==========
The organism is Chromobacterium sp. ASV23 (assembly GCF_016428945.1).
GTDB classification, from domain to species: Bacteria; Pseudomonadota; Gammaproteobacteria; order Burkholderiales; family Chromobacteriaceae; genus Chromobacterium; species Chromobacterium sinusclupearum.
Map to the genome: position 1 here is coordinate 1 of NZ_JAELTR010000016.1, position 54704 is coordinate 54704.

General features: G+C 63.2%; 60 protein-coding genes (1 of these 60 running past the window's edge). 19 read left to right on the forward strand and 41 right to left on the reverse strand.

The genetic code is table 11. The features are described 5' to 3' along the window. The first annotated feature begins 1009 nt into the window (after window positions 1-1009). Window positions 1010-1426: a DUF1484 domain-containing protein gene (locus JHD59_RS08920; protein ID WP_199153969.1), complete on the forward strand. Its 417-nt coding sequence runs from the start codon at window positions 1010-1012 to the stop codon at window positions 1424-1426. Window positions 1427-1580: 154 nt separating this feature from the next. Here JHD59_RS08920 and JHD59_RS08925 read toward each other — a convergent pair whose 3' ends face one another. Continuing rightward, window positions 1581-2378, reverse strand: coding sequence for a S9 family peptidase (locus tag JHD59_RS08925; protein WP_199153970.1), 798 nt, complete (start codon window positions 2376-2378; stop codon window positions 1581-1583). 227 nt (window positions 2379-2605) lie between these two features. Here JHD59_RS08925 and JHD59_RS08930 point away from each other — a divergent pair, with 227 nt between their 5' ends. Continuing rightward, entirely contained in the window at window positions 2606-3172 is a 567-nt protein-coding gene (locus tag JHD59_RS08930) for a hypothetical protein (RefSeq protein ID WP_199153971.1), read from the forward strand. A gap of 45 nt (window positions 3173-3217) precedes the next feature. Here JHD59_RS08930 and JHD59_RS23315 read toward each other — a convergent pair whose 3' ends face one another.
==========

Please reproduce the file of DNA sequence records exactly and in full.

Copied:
The organism is Chromobacterium sp. ASV23 (assembly GCF_016428945.1).
GTDB classification, from domain to species: Bacteria; Pseudomonadota; Gammaproteobacteria; order Burkholderiales; family Chromobacteriaceae; genus Chromobacterium; species Chromobacterium sinusclupearum.
Map to the genome: position 1 here is coordinate 1 of NZ_JAELTR010000016.1, position 54704 is coordinate 54704.

General features: G+C 63.2%; 60 protein-coding genes (1 of these 60 running past the window's edge). 19 read left to right on the forward strand and 41 right to left on the reverse strand.

The genetic code is table 11. The features are described 5' to 3' along the window. The first annotated feature begins 1009 nt into the window (after window positions 1-1009). Window positions 1010-1426: a DUF1484 domain-containing protein gene (locus JHD59_RS08920; protein ID WP_199153969.1), complete on the forward strand. Its 417-nt coding sequence runs from the start codon at window positions 1010-1012 to the stop codon at window positions 1424-1426. Window positions 1427-1580: 154 nt separating this feature from the next. Here JHD59_RS08920 and JHD59_RS08925 read toward each other — a convergent pair whose 3' ends face one another. Continuing rightward, window positions 1581-2378, reverse strand: coding sequence for a S9 family peptidase (locus tag JHD59_RS08925; protein WP_199153970.1), 798 nt, complete (start codon window positions 2376-2378; stop codon window positions 1581-1583). 227 nt (window positions 2379-2605) lie between these two features. Here JHD59_RS08925 and JHD59_RS08930 point away from each other — a divergent pair, with 227 nt between their 5' ends. Continuing rightward, entirely contained in the window at window positions 2606-3172 is a 567-nt protein-coding gene (locus tag JHD59_RS08930) for a hypothetical protein (RefSeq protein ID WP_199153971.1), read from the forward strand. A gap of 45 nt (window positions 3173-3217) precedes the next feature. Here JHD59_RS08930 and JHD59_RS23315 read toward each other — a convergent pair whose 3' ends face one another.